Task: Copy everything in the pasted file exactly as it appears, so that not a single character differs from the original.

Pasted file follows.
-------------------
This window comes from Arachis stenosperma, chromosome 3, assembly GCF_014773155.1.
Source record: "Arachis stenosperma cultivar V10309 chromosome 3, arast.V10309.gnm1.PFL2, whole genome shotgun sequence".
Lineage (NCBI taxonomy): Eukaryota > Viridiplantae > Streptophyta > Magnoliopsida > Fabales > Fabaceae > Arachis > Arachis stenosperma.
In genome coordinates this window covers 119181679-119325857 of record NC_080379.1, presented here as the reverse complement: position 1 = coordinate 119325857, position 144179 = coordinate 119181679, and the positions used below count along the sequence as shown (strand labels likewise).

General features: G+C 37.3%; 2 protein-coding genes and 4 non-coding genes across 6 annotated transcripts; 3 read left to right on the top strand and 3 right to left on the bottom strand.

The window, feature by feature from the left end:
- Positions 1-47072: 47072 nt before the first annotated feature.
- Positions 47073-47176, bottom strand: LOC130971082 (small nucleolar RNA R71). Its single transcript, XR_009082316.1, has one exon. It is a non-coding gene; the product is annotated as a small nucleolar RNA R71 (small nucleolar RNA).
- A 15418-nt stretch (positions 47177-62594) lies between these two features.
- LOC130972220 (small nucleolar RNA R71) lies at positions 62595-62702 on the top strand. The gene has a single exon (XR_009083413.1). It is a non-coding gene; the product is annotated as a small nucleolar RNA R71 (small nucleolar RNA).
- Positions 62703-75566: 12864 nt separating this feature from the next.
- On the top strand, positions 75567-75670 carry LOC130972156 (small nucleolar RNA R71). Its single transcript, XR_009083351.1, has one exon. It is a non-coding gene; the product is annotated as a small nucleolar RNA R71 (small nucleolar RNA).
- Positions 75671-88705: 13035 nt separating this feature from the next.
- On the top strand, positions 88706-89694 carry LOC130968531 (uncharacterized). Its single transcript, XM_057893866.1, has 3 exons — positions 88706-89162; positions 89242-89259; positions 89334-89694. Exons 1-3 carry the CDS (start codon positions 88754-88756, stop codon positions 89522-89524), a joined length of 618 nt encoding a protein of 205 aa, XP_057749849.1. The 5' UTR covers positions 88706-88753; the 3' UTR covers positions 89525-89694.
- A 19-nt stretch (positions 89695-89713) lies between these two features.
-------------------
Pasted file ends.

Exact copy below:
This window comes from Arachis stenosperma, chromosome 3, assembly GCF_014773155.1.
Source record: "Arachis stenosperma cultivar V10309 chromosome 3, arast.V10309.gnm1.PFL2, whole genome shotgun sequence".
Lineage (NCBI taxonomy): Eukaryota > Viridiplantae > Streptophyta > Magnoliopsida > Fabales > Fabaceae > Arachis > Arachis stenosperma.
In genome coordinates this window covers 119181679-119325857 of record NC_080379.1, presented here as the reverse complement: position 1 = coordinate 119325857, position 144179 = coordinate 119181679, and the positions used below count along the sequence as shown (strand labels likewise).

General features: G+C 37.3%; 2 protein-coding genes and 4 non-coding genes across 6 annotated transcripts; 3 read left to right on the top strand and 3 right to left on the bottom strand.

The window, feature by feature from the left end:
- Positions 1-47072: 47072 nt before the first annotated feature.
- Positions 47073-47176, bottom strand: LOC130971082 (small nucleolar RNA R71). Its single transcript, XR_009082316.1, has one exon. It is a non-coding gene; the product is annotated as a small nucleolar RNA R71 (small nucleolar RNA).
- A 15418-nt stretch (positions 47177-62594) lies between these two features.
- LOC130972220 (small nucleolar RNA R71) lies at positions 62595-62702 on the top strand. The gene has a single exon (XR_009083413.1). It is a non-coding gene; the product is annotated as a small nucleolar RNA R71 (small nucleolar RNA).
- Positions 62703-75566: 12864 nt separating this feature from the next.
- On the top strand, positions 75567-75670 carry LOC130972156 (small nucleolar RNA R71). Its single transcript, XR_009083351.1, has one exon. It is a non-coding gene; the product is annotated as a small nucleolar RNA R71 (small nucleolar RNA).
- Positions 75671-88705: 13035 nt separating this feature from the next.
- On the top strand, positions 88706-89694 carry LOC130968531 (uncharacterized). Its single transcript, XM_057893866.1, has 3 exons — positions 88706-89162; positions 89242-89259; positions 89334-89694. Exons 1-3 carry the CDS (start codon positions 88754-88756, stop codon positions 89522-89524), a joined length of 618 nt encoding a protein of 205 aa, XP_057749849.1. The 5' UTR covers positions 88706-88753; the 3' UTR covers positions 89525-89694.
- A 19-nt stretch (positions 89695-89713) lies between these two features.